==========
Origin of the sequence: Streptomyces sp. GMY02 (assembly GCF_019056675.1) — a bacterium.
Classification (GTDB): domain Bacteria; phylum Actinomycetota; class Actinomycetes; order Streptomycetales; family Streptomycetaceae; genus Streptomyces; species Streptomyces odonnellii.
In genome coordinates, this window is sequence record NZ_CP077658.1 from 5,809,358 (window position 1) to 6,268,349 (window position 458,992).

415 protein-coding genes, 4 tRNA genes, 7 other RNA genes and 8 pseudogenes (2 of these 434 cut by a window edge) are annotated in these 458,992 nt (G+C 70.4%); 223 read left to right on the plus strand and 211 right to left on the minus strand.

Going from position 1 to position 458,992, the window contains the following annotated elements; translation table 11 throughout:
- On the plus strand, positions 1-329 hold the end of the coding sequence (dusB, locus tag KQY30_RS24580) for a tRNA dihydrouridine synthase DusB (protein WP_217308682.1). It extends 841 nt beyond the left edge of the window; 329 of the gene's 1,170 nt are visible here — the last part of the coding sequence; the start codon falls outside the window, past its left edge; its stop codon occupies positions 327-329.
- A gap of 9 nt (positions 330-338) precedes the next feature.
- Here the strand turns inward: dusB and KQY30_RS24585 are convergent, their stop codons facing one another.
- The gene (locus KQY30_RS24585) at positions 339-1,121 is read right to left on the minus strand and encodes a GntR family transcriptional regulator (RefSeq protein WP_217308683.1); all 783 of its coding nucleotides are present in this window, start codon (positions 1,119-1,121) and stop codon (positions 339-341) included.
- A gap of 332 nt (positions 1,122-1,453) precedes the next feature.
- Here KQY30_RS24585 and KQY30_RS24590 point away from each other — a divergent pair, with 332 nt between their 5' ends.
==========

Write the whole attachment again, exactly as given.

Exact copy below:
Origin of the sequence: Streptomyces sp. GMY02 (assembly GCF_019056675.1) — a bacterium.
Classification (GTDB): domain Bacteria; phylum Actinomycetota; class Actinomycetes; order Streptomycetales; family Streptomycetaceae; genus Streptomyces; species Streptomyces odonnellii.
In genome coordinates, this window is sequence record NZ_CP077658.1 from 5,809,358 (window position 1) to 6,268,349 (window position 458,992).

415 protein-coding genes, 4 tRNA genes, 7 other RNA genes and 8 pseudogenes (2 of these 434 cut by a window edge) are annotated in these 458,992 nt (G+C 70.4%); 223 read left to right on the plus strand and 211 right to left on the minus strand.

Going from position 1 to position 458,992, the window contains the following annotated elements; translation table 11 throughout:
- On the plus strand, positions 1-329 hold the end of the coding sequence (dusB, locus tag KQY30_RS24580) for a tRNA dihydrouridine synthase DusB (protein WP_217308682.1). It extends 841 nt beyond the left edge of the window; 329 of the gene's 1,170 nt are visible here — the last part of the coding sequence; the start codon falls outside the window, past its left edge; its stop codon occupies positions 327-329.
- A gap of 9 nt (positions 330-338) precedes the next feature.
- Here the strand turns inward: dusB and KQY30_RS24585 are convergent, their stop codons facing one another.
- The gene (locus KQY30_RS24585) at positions 339-1,121 is read right to left on the minus strand and encodes a GntR family transcriptional regulator (RefSeq protein WP_217308683.1); all 783 of its coding nucleotides are present in this window, start codon (positions 1,119-1,121) and stop codon (positions 339-341) included.
- A gap of 332 nt (positions 1,122-1,453) precedes the next feature.
- Here KQY30_RS24585 and KQY30_RS24590 point away from each other — a divergent pair, with 332 nt between their 5' ends.